Belgium has begun introducing the country's first electronic identification cards.
The Belgium government issued Java-based cards to residents in 11 cities last week, with the goal of eventually providing every Belgian resident over 12 years old with an electronic identification (EID) card, Sun Microsystems said in a statement.
Sun, which is providing the technology, said the EID project is the single largest government deployment of Java card technology in Europe. No date has been set for its completion.
The credit-card sized card will include the same information as traditional Belgian identity cards, such as name, photo and date of birth, on an advanced Java-enabled chip, according to the Santa Clara, California, hardware and software vendor.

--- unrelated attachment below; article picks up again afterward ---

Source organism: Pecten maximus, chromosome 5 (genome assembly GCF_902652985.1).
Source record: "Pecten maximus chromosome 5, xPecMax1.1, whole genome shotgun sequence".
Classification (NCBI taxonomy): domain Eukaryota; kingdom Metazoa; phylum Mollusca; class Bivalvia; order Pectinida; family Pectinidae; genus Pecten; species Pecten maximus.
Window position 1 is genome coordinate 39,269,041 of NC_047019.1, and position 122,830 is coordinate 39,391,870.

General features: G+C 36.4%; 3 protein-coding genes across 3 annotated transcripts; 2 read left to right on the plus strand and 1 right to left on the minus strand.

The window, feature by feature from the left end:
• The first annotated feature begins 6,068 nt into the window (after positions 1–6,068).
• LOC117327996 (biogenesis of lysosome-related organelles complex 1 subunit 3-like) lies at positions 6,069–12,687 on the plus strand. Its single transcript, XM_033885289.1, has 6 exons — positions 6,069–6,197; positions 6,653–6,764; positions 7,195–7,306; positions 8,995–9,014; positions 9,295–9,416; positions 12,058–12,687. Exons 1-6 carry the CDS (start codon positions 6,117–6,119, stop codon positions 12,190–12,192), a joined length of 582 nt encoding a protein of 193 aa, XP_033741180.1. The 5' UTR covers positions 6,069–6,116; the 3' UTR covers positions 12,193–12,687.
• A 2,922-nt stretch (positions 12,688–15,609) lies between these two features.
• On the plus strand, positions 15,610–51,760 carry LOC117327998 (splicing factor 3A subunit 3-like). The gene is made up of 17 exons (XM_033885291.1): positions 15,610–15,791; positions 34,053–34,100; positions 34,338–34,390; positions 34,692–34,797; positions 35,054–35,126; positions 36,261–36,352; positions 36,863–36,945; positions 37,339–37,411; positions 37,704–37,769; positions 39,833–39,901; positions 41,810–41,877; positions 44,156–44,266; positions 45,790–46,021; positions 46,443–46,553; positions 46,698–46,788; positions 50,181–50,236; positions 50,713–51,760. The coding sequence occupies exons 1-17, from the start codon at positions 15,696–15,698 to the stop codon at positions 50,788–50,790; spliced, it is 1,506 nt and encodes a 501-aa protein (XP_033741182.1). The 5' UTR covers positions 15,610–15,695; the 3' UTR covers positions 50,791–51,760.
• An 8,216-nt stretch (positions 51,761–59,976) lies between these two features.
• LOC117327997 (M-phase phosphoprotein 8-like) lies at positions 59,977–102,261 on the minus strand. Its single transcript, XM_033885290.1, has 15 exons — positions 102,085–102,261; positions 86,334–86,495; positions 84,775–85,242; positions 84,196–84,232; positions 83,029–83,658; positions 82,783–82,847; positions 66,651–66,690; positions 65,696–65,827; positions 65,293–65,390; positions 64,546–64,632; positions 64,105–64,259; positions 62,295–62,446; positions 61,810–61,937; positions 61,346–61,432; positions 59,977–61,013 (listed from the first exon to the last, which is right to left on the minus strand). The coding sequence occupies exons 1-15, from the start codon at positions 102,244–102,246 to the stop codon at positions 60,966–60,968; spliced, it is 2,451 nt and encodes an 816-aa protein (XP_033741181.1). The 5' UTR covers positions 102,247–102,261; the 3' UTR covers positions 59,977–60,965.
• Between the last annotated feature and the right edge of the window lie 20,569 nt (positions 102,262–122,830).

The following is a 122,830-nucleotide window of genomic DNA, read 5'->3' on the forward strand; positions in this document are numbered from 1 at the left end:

The card will allow Belgian citizens to authenticate themselves electronically in an easy and secure way whenever they access e-government services, Jan Deprest, president of Belgium's Federal ICT (Information Communication and Technology) department, said in Sun's statement. Citizens will also be able to use the card to apply their electronic signature to digital documents, he said.
Java-based card technology allows multiple applications to coexist on a single smart card, which can also act as a secure, individual digital signature to applications, Sun said.
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